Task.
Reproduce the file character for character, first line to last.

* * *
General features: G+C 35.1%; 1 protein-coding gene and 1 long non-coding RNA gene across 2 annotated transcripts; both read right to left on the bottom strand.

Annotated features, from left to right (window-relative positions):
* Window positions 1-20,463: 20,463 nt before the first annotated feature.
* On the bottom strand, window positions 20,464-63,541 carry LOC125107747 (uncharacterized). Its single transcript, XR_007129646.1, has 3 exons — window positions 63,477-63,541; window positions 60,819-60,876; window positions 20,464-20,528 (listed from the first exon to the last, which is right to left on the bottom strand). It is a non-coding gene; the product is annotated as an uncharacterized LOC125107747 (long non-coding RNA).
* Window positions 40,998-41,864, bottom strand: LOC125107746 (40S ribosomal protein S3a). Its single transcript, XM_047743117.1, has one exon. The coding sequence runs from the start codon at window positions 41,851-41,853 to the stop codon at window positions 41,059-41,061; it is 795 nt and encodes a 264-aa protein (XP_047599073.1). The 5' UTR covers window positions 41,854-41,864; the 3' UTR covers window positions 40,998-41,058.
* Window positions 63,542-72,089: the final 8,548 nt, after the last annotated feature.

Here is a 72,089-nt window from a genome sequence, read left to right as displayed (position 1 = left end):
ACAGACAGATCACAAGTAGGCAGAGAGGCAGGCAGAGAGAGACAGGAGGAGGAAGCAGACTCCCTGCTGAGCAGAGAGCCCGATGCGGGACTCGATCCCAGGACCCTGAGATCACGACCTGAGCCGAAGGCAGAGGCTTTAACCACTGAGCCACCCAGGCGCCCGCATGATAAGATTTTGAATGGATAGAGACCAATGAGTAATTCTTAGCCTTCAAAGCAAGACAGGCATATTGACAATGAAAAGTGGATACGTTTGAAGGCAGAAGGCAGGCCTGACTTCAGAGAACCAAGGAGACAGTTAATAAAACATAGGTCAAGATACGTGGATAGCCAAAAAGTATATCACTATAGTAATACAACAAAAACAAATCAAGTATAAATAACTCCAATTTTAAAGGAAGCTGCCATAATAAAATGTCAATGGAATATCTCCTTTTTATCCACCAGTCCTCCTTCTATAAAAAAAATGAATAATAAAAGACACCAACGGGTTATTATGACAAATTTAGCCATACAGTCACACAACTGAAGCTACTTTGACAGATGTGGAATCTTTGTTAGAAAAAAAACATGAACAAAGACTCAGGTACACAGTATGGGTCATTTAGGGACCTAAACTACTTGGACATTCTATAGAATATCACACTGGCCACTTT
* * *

General features: G+C 35.1%; 1 protein-coding gene and 1 long non-coding RNA gene across 2 annotated transcripts; both read right to left on the bottom strand.

Annotated features, from left to right (window-relative positions):
* Window positions 1-20,463: 20,463 nt before the first annotated feature.
* On the bottom strand, window positions 20,464-63,541 carry LOC125107747 (uncharacterized). Its single transcript, XR_007129646.1, has 3 exons — window positions 63,477-63,541; window positions 60,819-60,876; window positions 20,464-20,528 (listed from the first exon to the last, which is right to left on the bottom strand). It is a non-coding gene; the product is annotated as an uncharacterized LOC125107747 (long non-coding RNA).
* Window positions 40,998-41,864, bottom strand: LOC125107746 (40S ribosomal protein S3a). Its single transcript, XM_047743117.1, has one exon. The coding sequence runs from the start codon at window positions 41,851-41,853 to the stop codon at window positions 41,059-41,061; it is 795 nt and encodes a 264-aa protein (XP_047599073.1). The 5' UTR covers window positions 41,854-41,864; the 3' UTR covers window positions 40,998-41,058.
* Window positions 63,542-72,089: the final 8,548 nt, after the last annotated feature.

Here is a 72,089-nt window from a genome sequence, read left to right as displayed (position 1 = left end):
ACAGACAGATCACAAGTAGGCAGAGAGGCAGGCAGAGAGAGACAGGAGGAGGAAGCAGACTCCCTGCTGAGCAGAGAGCCCGATGCGGGACTCGATCCCAGGACCCTGAGATCACGACCTGAGCCGAAGGCAGAGGCTTTAACCACTGAGCCACCCAGGCGCCCGCATGATAAGATTTTGAATGGATAGAGACCAATGAGTAATTCTTAGCCTTCAAAGCAAGACAGGCATATTGACAATGAAAAGTGGATACGTTTGAAGGCAGAAGGCAGGCCTGACTTCAGAGAACCAAGGAGACAGTTAATAAAACATAGGTCAAGATACGTGGATAGCCAAAAAGTATATCACTATAGTAATACAACAAAAACAAATCAAGTATAAATAACTCCAATTTTAAAGGAAGCTGCCATAATAAAATGTCAATGGAATATCTCCTTTTTATCCACCAGTCCTCCTTCTATAAAAAAAATGAATAATAAAAGACACCAACGGGTTATTATGACAAATTTAGCCATACAGTCACACAACTGAAGCTACTTTGACAGATGTGGAATCTTTGTTAGAAAAAAAACATGAACAAAGACTCAGGTACACAGTATGGGTCATTTAGGGACCTAAACTACTTGGACATTCTATAGAATATCACACTGGCCACTTT